Another way of reducing carbon emissions is through adoption of efficient jet engines. Our most recent generation of jet engines, with its geared turbofan technology, are delivering 16-20 percent better fuel efficiency than their predecessors. With this, they are effectively saving millions of tons of CO2 in their lifetimes. Airlines in growing markets like India have already added hundreds of these advanced aircraft to their fleets.  In the near future, it is expected that other emerging markets will also follow the same route. As 80 percent of aircraft generated CO2 emissions come from flights of more than 1,500km which will continue to rely on traditional gas turbine propulsion technology, we need to further strengthen this technology and encourage quicker adoption of these efficient engines by airline operators.

It should be further noted that adoption of such green technologies is not only good for the environment, but also makes good business sense. Burning less fuel while flying the same or longer routes unlocks the potential of ‘more for less’ profit for airlines and creates opportunities for new service. Efficient engines are a key variable in ensuring that airlines generate more revenue per kilometer flown, without having to reduce payload capacity and destination choices. The economic constraints caused due to the pandemic can be in part overcome by the adoption of green technologies as they mature in the near future.  

Where does India’s aviation industry stand on its sustainable goals?    

Over the last few years, India’s aviation industry has bravely taken up to the challenge of reducing its carbon emissions and has shown a pioneer commitment towards sustainable goals. Moreover, India has also ensured that their position on mechanisms such as the International Civil Aviation Organization’s (ICAO) CORSIA (Carbon Offsetting and Reduction Scheme for International Aviation) continue to be just, equitable and inclusive.

In fact, India was one of the early adopters of geared turbofan technology engines and has already inducted hundreds of efficient aircraft into its fleet. As the government’s regional connectivity scheme (RCS) UDAN is expanding last mile air connectivity in the country, Indian operators will require more such efficient aircraft to drive green and affordable air travel. This is where quicker adoption of efficient engines and SAFs will expedite RCS and India’s overall aerospace growth, by increasing cost effectiveness and competitiveness.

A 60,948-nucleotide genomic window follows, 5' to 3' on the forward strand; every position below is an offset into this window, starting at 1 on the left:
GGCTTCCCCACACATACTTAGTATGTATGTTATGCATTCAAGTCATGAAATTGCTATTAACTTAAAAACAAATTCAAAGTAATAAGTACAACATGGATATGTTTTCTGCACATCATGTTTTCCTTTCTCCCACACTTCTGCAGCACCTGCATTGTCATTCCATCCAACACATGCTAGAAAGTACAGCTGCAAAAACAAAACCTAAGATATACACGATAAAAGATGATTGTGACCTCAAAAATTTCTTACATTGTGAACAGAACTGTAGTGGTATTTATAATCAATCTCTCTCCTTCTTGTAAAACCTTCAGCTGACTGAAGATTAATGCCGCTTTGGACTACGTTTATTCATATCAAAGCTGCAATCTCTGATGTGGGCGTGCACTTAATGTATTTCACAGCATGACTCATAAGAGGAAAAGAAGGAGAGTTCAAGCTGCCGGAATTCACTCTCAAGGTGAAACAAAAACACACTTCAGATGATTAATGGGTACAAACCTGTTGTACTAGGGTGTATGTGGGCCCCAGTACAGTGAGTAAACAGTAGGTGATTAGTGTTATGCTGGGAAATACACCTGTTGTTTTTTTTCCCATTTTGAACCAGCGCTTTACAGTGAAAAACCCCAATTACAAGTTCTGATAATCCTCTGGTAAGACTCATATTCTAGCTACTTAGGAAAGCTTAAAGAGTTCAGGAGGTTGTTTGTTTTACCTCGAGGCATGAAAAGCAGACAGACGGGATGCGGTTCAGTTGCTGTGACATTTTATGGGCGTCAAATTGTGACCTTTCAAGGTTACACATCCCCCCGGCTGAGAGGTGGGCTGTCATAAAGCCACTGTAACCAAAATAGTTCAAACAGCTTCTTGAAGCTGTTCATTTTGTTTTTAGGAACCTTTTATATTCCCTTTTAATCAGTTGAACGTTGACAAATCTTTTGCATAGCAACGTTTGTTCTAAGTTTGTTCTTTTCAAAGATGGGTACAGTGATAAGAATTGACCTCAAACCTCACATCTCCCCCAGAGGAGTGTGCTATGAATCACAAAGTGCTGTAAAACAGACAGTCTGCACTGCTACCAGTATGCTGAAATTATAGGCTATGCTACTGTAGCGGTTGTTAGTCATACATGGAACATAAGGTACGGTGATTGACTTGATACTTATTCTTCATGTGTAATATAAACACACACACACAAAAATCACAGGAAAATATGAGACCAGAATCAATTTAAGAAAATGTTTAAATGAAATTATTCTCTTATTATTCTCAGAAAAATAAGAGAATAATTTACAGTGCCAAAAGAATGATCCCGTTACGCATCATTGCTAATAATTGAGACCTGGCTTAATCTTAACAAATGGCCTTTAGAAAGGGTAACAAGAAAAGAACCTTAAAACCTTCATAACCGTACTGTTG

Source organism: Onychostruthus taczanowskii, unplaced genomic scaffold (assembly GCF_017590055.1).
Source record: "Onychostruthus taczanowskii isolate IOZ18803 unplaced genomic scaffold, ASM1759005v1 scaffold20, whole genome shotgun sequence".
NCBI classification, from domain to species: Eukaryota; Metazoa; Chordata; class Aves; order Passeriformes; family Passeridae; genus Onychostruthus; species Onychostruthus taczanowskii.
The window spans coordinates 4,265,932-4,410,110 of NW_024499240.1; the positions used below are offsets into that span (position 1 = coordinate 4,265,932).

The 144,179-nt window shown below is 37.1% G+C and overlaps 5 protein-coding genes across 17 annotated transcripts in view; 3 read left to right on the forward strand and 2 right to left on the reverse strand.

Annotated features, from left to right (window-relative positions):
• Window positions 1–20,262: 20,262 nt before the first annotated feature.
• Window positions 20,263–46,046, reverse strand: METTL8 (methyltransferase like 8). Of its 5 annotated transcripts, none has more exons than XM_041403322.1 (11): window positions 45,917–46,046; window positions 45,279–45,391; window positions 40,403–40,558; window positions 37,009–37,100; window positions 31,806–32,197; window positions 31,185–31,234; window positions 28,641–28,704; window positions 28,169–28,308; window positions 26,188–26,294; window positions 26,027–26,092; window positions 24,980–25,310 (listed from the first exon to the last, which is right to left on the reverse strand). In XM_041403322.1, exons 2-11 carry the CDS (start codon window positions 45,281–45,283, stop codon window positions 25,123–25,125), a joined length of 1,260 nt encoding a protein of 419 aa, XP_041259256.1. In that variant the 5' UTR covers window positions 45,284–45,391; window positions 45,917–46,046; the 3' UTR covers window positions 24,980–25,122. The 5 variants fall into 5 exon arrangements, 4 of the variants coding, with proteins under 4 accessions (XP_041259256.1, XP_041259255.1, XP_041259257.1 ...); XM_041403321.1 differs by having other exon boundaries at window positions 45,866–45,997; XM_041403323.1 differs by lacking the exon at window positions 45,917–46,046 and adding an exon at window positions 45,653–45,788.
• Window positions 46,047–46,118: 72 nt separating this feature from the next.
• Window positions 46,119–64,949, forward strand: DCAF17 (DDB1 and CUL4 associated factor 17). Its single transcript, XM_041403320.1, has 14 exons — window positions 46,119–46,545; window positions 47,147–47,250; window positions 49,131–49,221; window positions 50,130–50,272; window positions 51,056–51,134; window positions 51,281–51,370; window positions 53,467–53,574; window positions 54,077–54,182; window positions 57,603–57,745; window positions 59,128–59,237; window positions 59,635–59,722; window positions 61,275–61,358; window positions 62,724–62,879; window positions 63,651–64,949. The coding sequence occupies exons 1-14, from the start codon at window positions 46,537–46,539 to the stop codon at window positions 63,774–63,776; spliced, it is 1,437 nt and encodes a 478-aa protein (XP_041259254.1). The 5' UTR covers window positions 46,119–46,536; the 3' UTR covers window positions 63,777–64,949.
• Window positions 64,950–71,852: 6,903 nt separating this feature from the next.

Today, the subject of SAFs is also an active point of discussion in India. Recently, a leading Indian airline took delivery of an aircraft fueled by SAF. Moreover, as India is home to a large agrarian sector, large amounts of agro waste effectively reduce the issue of feedstock availability for SAF production.  This puts India in an advantageous position as a production hub for SAF in large volumes and makes it a competitive solution provider in the region.   

Other sectors of the industry are also actively coming up with innovative solutions to reduce carbon emission. Today, airports are using TaxiBot services to tow an aircraft to the take off point and return it to the terminal gate after landing. Indeed, an innovative way to save millions of liters of fuel and avoid tons of carbon emission.    

These emerging best practices show that India is on the right track and is taking timely actions to meet its green target. These practices are also showing the way forward for other aviation industries to meet their sustainable goals. As India builds up momentum by adopting more efficient engines and SAFs, it will create a roadmap for other emerging technologies like hybrid-electric and Hydrogen-fueled aircraft for our long-term sustainable mission.   

(Author is President and Country Head, Pratt & Whitney India. Views expressed are personal and do not reflect the official position or policy of Financial Express Online. Reproducing this content without permission is prohibited).